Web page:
From the Goleta Station, ride to the coast and explore the beautiful paths along the University of California at Santa Barbara (Ride SB2).
Class I and II routes connect to the downtown and waterfront district of Santa Barbara (Ride SB1). A scenic beachfront path passes a multitude of restaurants and accommodations there, although there is no bike camping in town. The Amtrak station is in the center of town, so if you disembark there, you can easily explore the extensive Spanish-influenced downtown and beautiful waterfront.
A Class II route leads through the tony community of Montecito, then Summerland, to the lovely low-key beach town of Carpinteria, and the next Amtrak station (Ride SB1, Option 2). Find lots of great restaurants and choice of accommodations from B&B’s to bike-in and reservable campsites at Carpinteria State Beach.
Someday there will be a bike path connecting Carpinteria to the new path to Ventura, but for now there is only a 3-mile fairly hilly on-road route. If you are willing to tackle that, the reward is the new waterfront bike path adjacent to the 101 Freeway that leads to the north end of Ventura (Ride VE4). You could also access it if you take the train directly to Ventura and ride north.
The bike path ends on the Old Rincon Hwy, a popular bike route that leads to the Ventura waterfront trail system (Ride VE1). Via that path you can access the historic downtown center, enjoy the beautiful coastline and pier, and find all sorts of restaurants and accommodations. The depot is downtown between the beach and Main Street. Bike-in and reservable camping are available at McGrath State Beach nearby in Oxnard.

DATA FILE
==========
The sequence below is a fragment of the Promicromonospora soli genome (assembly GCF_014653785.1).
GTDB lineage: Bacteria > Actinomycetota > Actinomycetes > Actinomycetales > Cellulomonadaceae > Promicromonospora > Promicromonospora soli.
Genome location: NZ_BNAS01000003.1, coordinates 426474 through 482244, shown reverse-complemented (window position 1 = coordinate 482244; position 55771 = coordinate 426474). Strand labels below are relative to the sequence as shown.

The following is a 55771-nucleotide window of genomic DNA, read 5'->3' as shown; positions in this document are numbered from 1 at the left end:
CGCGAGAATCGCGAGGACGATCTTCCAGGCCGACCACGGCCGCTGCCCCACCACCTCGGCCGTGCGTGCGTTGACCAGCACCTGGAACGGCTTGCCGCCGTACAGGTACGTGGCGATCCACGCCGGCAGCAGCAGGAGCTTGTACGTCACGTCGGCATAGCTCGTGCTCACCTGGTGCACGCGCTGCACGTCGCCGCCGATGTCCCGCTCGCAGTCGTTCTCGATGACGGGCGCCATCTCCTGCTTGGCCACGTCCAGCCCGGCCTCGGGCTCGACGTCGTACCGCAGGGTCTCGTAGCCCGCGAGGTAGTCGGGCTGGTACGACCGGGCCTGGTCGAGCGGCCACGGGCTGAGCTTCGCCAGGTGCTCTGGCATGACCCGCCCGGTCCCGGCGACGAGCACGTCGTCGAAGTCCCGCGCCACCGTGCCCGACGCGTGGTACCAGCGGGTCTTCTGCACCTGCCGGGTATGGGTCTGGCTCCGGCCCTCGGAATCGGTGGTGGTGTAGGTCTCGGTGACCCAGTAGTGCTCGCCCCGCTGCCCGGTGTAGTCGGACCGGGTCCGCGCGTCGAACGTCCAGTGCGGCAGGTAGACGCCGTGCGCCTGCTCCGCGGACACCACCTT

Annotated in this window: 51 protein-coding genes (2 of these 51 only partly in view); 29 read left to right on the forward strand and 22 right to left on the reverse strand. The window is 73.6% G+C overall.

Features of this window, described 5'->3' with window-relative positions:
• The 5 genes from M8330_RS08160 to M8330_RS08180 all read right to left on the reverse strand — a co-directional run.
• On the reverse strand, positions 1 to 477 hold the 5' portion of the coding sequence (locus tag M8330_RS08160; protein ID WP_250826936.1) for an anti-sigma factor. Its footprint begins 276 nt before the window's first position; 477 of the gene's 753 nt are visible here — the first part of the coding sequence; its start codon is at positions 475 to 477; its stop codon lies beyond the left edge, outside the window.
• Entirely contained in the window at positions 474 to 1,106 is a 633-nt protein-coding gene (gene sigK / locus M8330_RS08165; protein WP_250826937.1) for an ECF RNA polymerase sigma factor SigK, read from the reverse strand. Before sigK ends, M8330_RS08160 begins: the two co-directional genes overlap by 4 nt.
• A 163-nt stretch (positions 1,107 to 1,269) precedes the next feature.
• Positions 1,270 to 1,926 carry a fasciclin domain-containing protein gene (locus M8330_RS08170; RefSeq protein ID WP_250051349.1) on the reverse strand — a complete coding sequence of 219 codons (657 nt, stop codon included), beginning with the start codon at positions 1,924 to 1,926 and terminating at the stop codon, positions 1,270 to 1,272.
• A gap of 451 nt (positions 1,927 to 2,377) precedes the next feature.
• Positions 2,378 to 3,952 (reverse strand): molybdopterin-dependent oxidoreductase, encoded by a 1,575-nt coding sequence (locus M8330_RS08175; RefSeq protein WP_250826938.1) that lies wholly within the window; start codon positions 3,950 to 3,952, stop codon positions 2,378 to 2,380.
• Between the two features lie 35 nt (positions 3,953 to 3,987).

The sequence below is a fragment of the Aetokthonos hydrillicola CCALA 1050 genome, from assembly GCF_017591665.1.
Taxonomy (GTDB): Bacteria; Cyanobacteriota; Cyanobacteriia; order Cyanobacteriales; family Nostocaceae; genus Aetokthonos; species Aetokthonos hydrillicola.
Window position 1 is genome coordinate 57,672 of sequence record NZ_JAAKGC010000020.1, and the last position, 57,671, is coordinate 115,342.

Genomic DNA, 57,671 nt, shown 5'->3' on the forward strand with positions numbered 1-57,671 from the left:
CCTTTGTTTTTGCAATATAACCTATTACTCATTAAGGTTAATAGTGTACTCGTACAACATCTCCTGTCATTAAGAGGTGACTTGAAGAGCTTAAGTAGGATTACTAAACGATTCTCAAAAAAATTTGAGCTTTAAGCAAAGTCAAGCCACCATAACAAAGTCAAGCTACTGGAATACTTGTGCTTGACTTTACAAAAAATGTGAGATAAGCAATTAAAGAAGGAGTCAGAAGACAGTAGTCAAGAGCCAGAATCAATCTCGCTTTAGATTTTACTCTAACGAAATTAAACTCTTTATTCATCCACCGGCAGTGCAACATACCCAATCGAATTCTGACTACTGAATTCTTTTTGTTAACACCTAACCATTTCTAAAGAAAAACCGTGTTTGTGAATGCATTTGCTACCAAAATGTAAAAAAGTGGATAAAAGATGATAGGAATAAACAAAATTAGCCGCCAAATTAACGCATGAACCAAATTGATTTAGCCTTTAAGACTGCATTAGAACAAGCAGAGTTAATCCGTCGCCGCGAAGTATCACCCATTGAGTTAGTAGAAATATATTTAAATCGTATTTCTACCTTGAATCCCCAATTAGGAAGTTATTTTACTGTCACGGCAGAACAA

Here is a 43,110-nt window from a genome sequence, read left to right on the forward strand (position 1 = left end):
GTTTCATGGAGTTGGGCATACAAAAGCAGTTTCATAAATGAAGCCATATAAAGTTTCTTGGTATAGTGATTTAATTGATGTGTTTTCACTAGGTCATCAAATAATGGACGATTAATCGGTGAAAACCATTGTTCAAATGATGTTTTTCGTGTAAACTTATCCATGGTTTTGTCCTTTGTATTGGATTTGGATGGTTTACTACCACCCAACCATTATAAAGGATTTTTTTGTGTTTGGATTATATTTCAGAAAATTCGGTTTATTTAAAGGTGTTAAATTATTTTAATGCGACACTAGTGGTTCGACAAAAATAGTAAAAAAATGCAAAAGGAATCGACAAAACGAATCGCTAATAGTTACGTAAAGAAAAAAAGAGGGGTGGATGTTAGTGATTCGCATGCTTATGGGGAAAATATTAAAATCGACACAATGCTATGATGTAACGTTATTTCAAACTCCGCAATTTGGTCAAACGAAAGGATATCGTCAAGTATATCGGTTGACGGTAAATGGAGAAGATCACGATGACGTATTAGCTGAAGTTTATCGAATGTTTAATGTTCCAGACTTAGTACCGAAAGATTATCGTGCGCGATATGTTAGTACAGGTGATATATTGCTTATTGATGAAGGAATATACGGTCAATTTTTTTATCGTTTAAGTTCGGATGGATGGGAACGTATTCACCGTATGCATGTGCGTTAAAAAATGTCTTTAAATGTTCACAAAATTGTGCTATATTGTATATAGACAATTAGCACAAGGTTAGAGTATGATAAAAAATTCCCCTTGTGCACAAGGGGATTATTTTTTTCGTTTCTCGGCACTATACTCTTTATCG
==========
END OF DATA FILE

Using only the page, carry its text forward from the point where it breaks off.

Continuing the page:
From Ventura consider riding up a scenic rail trail about 16 miles inland to the lovely spa resort town of Ojai, either as a day trip and lunch stop or an overnight destination (Rides VE2 and 3). Camping is available at two county parks near the route.
Ventura is the last stop for the northern part of our adventure. Cycling south from Ventura is only for very experienced cyclists. The subsequent 50-mile coastal route first passes through the city of Oxnard, while the last 35 miles is along the busy, hilly, speedy, Coast Highway to and through Malibu. The reward is that it ends up on the fabulous 22-mile Los Angeles beach trail. But you can also access that path by taking local rail from downtown, along our rail route. So, most of you will want to hop on the Surfliner in Ventura and head to downtown LA. Or, make your way across town to Oxnard and take the more bike friendly Metrolink commuter train from that route’s western terminus (weekdays only).
Whistlestop 8: Los Angeles Union Station